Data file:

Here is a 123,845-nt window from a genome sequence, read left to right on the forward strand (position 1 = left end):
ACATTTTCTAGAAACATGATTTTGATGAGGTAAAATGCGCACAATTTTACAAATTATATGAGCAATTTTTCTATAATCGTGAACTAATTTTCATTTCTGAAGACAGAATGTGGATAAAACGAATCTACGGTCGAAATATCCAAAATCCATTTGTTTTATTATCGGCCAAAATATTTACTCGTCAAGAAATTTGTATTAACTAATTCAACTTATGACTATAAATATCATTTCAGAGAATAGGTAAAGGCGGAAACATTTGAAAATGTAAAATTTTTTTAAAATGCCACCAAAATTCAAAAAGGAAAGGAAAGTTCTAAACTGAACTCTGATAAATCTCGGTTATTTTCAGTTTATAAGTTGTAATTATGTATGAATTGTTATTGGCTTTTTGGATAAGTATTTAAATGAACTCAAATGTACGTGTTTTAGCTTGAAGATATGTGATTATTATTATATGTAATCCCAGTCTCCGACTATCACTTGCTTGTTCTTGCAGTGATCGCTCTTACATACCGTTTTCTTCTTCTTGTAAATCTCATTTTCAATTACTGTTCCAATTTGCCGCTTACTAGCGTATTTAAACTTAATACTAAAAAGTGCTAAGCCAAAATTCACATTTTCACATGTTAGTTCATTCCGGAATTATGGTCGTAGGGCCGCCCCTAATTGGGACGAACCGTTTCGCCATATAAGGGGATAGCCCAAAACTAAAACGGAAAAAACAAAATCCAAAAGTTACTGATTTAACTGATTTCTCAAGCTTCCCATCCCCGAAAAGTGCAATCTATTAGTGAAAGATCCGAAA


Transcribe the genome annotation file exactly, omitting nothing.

Here is a 123,845-nt window from a genome sequence, read left to right on the forward strand (position 1 = left end):
ACATTTTCTAGAAACATGATTTTGATGAGGTAAAATGCGCACAATTTTACAAATTATATGAGCAATTTTTCTATAATCGTGAACTAATTTTCATTTCTGAAGACAGAATGTGGATAAAACGAATCTACGGTCGAAATATCCAAAATCCATTTGTTTTATTATCGGCCAAAATATTTACTCGTCAAGAAATTTGTATTAACTAATTCAACTTATGACTATAAATATCATTTCAGAGAATAGGTAAAGGCGGAAACATTTGAAAATGTAAAATTTTTTTAAAATGCCACCAAAATTCAAAAAGGAAAGGAAAGTTCTAAACTGAACTCTGATAAATCTCGGTTATTTTCAGTTTATAAGTTGTAATTATGTATGAATTGTTATTGGCTTTTTGGATAAGTATTTAAATGAACTCAAATGTACGTGTTTTAGCTTGAAGATATGTGATTATTATTATATGTAATCCCAGTCTCCGACTATCACTTGCTTGTTCTTGCAGTGATCGCTCTTACATACCGTTTTCTTCTTCTTGTAAATCTCATTTTCAATTACTGTTCCAATTTGCCGCTTACTAGCGTATTTAAACTTAATACTAAAAAGTGCTAAGCCAAAATTCACATTTTCACATGTTAGTTCATTCCGGAATTATGGTCGTAGGGCCGCCCCTAATTGGGACGAACCGTTTCGCCATATAAGGGGATAGCCCAAAACTAAAACGGAAAAAACAAAATCCAAAAGTTACTGATTTAACTGATTTCTCAAGCTTCCCATCCCCGAAAAGTGCAATCTATTAGTGAAAGATCCGAAA